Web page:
April 6 - August 8, 2021
Impossible Homecoming is a retrospective exhibition of artist and poet Etel Adnan, whose life spanned nearly a century.
The daughter of a Smyrian Greek mother and a Damascene Ottoman officer, the artist was born in Beirut in 1925 to a multilingual, multi-faith, and multi-cultural family and region, and her works reflect the traces of this rich identity. Etel Adnan was never indifferent to the wars and political-social upheavals that beset her life, which found their way into the works she created, be they written or painted, or at times both.
Etel Adnan’s interpretation of the physical world surrounding her is natural – her unique abstract landscapes and the works that deal with subjects such as mountains, color, writing, memory, and time are the results of the fragile and dynamic relationship she has forged with the world.
Curated by Serhan Ada and Simone Fattal, the exhibition includes ceramics, carpets, leporellos, oil paintings, drawings, prints, and a film by the artist who “has mastered more than one medium.” Visitors can also listen to recorded interviews made with the artist at various points in her life.
The artist began painting in the US while teaching art philosophy and aesthetics; her early work includes simple abstract compositions and abstract carpets she designed with the inspiration she found in Eastern carpets. In her leporellos, she combined drawings, poetry, and prose, demonstrating the parallels between her interest in and practice of literature on the one hand and her visual expression on the other.
The artist is productive in many different media; the wonderful forms in her works and the simplicity of her artistic expression cross linguistic, cultural, and geographical borders to communicate with the audience.
Etel Adnan opens up a deep space of discovery and interpretation for the audience with her seasons, landscapes, signs, imaginary planets and satellites in the sky, and impressive energy.
The publication accompanying the exhibition includes the writings of the curators Serhan Ada and Simone Fattal, as well as a short text written by the artist Etel Adnan for the exhibition and an article titled About the End of the Ottoman Empire.
Pera Museum organizes a series of online talks as part of “Impossible Homecoming”, a retrospective exhibition of artist and poet Etel Adnan, whose life spanned nearly a century. In the second event of the series, Gavin Bryars and Serhan Ada will have an online conversation about Adnan's relationship with literature and music.
Pera Museum organizes a series of online talks as part of “Impossible Homecoming”, a retrospective exhibition of artist and poet Etel Adnan, whose life spanned nearly a century. In the first event, those who are closest to her will talk about Etel Adnan’s life, work and cities.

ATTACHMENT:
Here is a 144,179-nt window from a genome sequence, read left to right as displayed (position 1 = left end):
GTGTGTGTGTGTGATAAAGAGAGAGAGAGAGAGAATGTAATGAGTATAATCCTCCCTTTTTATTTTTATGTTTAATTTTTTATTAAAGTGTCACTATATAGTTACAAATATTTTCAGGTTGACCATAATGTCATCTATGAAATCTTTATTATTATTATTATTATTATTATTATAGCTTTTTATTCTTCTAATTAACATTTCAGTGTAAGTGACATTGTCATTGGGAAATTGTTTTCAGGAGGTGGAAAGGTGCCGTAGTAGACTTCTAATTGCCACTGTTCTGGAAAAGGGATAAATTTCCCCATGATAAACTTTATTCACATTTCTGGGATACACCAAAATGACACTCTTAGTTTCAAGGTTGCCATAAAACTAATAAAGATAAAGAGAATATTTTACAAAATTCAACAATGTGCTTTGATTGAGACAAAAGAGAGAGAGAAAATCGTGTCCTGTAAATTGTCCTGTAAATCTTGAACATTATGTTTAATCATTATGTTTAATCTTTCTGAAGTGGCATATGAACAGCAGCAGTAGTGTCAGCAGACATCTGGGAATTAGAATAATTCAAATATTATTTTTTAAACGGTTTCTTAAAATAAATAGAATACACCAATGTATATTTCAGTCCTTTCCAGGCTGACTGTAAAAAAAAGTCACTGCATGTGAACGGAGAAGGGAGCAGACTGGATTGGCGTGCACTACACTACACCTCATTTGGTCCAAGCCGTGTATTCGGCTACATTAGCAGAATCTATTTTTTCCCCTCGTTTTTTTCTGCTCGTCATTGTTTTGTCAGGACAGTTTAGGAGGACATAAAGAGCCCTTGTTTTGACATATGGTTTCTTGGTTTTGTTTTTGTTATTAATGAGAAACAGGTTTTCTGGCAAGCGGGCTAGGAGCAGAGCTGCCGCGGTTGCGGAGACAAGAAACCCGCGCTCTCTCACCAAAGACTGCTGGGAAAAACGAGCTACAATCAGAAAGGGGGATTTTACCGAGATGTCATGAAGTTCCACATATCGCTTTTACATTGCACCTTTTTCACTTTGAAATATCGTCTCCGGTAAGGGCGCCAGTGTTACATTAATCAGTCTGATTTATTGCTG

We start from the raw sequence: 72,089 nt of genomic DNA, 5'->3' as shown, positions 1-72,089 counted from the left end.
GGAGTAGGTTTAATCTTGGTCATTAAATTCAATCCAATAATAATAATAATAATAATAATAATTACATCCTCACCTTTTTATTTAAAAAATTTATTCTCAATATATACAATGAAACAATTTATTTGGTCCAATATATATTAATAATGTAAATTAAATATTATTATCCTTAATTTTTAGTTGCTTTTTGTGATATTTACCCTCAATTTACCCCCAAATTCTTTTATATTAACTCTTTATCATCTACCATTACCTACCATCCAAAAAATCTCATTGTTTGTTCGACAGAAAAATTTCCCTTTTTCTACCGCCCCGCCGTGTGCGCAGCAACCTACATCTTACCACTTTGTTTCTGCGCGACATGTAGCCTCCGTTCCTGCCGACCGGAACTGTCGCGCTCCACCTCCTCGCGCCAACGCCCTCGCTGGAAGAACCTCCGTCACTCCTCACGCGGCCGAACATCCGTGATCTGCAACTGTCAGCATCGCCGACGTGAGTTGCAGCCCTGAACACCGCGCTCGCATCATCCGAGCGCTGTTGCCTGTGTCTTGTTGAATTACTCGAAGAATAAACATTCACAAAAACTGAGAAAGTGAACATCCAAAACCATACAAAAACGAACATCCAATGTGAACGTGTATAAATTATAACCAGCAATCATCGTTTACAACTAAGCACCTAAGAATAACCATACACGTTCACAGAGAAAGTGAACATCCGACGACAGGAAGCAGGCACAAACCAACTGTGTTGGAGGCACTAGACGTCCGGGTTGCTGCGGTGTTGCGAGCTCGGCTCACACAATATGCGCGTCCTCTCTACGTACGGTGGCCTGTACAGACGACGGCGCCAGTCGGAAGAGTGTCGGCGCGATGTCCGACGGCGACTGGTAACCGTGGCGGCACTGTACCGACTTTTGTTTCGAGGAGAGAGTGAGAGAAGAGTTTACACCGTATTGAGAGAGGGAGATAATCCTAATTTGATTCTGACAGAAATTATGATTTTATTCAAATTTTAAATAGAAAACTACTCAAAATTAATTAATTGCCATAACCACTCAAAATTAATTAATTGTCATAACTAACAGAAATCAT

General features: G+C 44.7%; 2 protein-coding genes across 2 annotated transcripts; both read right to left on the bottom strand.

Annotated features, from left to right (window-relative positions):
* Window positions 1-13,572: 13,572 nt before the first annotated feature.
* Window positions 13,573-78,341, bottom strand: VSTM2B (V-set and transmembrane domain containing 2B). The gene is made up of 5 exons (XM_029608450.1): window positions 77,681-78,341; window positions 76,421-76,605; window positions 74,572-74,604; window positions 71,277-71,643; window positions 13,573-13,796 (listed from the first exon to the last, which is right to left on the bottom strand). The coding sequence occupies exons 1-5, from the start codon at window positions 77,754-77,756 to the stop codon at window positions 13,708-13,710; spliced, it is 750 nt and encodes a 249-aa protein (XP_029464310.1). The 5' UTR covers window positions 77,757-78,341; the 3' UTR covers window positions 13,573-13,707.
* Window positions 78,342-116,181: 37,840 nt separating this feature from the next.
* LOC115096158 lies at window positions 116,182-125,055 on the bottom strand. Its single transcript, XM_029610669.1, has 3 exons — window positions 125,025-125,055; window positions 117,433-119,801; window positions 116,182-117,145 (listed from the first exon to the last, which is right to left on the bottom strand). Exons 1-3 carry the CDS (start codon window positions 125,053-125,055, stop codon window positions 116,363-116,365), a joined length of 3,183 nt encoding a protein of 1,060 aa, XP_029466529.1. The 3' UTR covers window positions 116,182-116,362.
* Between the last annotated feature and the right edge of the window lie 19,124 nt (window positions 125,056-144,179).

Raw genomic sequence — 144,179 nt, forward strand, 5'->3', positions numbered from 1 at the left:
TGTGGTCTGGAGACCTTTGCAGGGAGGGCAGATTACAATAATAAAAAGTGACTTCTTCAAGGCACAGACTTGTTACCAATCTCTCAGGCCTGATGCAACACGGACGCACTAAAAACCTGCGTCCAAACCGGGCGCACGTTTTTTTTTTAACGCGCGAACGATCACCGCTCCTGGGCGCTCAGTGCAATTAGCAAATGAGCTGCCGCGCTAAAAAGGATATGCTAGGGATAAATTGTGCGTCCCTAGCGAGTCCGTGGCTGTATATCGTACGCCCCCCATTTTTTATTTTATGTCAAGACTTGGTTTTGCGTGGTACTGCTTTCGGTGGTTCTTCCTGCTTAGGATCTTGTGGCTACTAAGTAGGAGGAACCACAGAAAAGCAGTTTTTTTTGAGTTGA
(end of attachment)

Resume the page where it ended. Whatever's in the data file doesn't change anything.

From April 13 to July 30, 2021, Pera Museum Learning Programs organizes Pastoral Dreams in parallel with the exhibition Etel Adnan: Impossible Homecoming. The program offers different age groups a series of engaging and colorful workshops and tours.
With inspiration from “A Question of Taste” and “Etel Adnan: Impossible Homecoming” exhibitions, Pera Museum Learning Programs hosts art and science workshops, inquiry-based philosophy workshops, and online exhibition tours with material kits to be posted to the addresses of 7-12 aged participants.
Inspired by its Anatolian Weights and Measures Collection, Pera Museum presents a contemporary video installation titled For All the Time, for All the Sad Stones at the gallery that hosts the Collection. The installation by the artist Nicola Lorini takes its starting point from recent events, in particular the calculation of the hypothetical mass of the Internet and the weight lost by the model of the kilogram and its consequent redefinition, and traces a non-linear voyage through the Collection.
Martín Zapater y Clavería, born in Zaragoza on November 12th 1747, came from a family of modest merchants and was taken in to live with a well-to-do aunt, Juana Faguás, and her daughter, Joaquina de Alduy. He studied with Goya in the Escuelas Pías school in Zaragoza from 1752 to 1757 and a friendship arose between them which was to last until the death of Zapater in 1803.
Józef Brandt harboured a fascination for the history of 17th century Poland, and his favourite themes included ballistic scenes and genre scenes before and after the battle proper –all and sundry marches, returns, supply trains, billets and encampments, patrols, and similar motifs illustrating the drudgery of warfare outside of its culminating moments.
Tuesday - Saturday 10.00 - 19.00
Sunday 12.00 - 18.00
The museum is closed on Mondays.
On Wednesdays, the students can
visit the museum free of admission.
Full ticket: 25 TL
Discounted: 10 TL
Groups: 20 TL (10 people or more)
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